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Pediatrics. 1998 Jul;102(1 Pt 1):31-4.

Should fewer premature infants be screened for retinopathy of prematurity in the managed care era?

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  • 1Department of Pediatrics, University of Tennessee Graduate School of Medicine, Knoxville, TN 37920, USA.

Abstract

OBJECTIVE:

To determine appropriate upper limits for gestational age and birth weight when screening infants for retinopathy of prematurity (ROP).

DESIGN:

Retrospective survey.

SETTING:

Tertiary neonatal intensive care nursery.

PATIENTS:

Seven hundred seven infants born July 1, 1990 to June 30, 1996 and screened for ROP according to the 1988 to 1996 American Academy of Pediatrics guidelines.

OUTCOME MEASURES:

Maximum stage of ROP with respect to birth weight and gestational age.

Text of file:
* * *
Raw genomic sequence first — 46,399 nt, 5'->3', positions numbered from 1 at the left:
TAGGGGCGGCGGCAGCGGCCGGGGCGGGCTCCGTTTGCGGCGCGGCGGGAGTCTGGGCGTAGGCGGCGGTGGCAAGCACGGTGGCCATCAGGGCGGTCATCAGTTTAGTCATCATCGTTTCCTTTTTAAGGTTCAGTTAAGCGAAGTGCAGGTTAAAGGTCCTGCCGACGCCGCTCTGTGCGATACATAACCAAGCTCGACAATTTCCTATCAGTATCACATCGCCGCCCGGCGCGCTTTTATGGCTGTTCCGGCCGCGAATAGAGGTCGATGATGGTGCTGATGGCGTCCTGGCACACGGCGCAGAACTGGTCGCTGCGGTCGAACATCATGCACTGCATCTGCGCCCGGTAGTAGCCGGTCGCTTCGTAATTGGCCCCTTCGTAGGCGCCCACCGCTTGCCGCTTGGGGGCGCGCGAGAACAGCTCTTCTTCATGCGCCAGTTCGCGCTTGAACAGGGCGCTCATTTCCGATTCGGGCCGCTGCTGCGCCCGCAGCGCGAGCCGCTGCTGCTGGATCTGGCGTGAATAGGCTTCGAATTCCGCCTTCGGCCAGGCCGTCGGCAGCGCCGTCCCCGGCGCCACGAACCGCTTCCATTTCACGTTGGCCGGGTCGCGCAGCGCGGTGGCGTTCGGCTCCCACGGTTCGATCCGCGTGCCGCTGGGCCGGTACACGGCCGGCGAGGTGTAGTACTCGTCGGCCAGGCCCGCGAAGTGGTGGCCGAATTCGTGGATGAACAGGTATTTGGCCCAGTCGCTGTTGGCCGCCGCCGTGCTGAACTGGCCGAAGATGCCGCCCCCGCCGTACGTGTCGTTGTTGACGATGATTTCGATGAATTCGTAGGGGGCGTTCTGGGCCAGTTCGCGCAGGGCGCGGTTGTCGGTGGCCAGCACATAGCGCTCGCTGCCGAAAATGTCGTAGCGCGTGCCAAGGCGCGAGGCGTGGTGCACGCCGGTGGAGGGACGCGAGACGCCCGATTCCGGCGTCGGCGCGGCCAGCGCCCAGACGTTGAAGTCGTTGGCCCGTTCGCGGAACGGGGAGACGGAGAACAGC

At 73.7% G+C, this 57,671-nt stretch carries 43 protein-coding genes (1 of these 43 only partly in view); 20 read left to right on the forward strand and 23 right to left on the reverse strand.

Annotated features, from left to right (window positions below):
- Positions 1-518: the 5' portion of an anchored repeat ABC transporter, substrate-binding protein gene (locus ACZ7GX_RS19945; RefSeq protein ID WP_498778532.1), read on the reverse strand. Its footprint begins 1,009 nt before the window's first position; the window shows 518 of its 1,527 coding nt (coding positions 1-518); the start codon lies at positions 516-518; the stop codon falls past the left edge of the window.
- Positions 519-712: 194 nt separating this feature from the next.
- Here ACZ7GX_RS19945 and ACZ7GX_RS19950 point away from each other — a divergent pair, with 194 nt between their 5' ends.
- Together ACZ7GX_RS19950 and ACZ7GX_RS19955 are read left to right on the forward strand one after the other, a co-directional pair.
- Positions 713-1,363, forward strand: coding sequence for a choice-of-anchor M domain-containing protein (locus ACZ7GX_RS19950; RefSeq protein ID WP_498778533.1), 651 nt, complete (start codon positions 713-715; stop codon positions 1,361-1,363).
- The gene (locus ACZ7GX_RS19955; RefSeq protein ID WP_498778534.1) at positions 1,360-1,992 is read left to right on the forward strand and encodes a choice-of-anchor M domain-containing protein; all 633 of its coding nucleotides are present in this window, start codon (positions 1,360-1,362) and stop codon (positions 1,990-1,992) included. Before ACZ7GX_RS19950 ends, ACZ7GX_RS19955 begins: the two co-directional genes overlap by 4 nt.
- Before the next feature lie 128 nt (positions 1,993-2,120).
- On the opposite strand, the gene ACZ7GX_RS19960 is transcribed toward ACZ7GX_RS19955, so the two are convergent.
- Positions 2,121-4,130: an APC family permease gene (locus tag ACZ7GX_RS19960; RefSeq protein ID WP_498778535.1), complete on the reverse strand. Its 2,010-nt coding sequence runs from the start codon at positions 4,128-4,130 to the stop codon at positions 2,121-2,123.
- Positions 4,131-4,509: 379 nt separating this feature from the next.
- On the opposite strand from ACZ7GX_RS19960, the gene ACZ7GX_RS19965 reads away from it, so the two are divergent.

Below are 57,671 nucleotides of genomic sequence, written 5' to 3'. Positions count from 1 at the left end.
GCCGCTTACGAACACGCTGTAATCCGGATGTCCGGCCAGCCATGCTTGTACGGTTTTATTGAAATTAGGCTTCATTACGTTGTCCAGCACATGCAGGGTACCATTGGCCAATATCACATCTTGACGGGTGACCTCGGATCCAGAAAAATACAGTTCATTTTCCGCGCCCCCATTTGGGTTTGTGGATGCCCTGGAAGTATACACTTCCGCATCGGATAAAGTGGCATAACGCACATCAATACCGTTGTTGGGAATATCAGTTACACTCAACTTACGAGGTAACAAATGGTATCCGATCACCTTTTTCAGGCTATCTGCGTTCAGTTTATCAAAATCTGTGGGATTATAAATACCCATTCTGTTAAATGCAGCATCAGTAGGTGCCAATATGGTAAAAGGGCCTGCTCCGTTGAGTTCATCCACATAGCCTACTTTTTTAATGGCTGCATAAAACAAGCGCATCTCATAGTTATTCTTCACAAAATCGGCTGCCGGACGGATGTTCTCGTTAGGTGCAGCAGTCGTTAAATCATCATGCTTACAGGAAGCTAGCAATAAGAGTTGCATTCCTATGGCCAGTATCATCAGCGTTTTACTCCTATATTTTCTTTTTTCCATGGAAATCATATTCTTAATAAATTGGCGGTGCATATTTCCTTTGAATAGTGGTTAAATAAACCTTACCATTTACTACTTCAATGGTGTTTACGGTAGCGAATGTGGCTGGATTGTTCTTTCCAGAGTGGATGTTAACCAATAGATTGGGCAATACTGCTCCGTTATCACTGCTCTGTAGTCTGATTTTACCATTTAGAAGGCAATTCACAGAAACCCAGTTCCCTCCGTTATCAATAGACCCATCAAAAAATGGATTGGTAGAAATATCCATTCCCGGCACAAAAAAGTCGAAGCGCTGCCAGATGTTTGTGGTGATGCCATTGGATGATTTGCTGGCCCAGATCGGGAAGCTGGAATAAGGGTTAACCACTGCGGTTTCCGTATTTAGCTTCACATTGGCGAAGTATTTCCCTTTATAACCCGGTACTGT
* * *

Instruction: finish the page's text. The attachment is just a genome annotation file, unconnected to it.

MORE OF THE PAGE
RESULTS:

No ROP more than Stage 1 was observed in infants with gestational ages >/=32 weeks or birth weights >/=1500 g. All cases of threshold and Stage 4 ROP were confined to infants with gestational ages </=30 weeks or birth weights <1200 g.

CONCLUSIONS:

The latest American Academy of Pediatrics screening guidelines for ROP are discretionary for infants with birth weights >1500 g or gestational ages >28 weeks. If ROP screening is limited to infants with birth weights of </=1500 g, 34.2% fewer infants would require screening compared with the previous <1800 g recommendation, while missing no cases of ROP more than Stage 1. A gestational age cut-off of </=28 weeks, however, is less desirable, and could potentially miss several infants with more advanced retinopathy (including Stage 4). If ROP screening criteria were instead modified to include infants of gestational ages <32 weeks, the number of patients requiring screening could be reduced 29.1% compared with the previous recommendation of <35 weeks, again without missing any cases of ROP more than Stage 1. Use of such a screening strategy (birth weight <1500 g or gestational age <32 weeks) is predicted to save in excess of 1.5 million dollars annually in the United States, while missing no cases of ROP more than Stage 1.

PMID:
9651410
[PubMed - indexed for MEDLINE]
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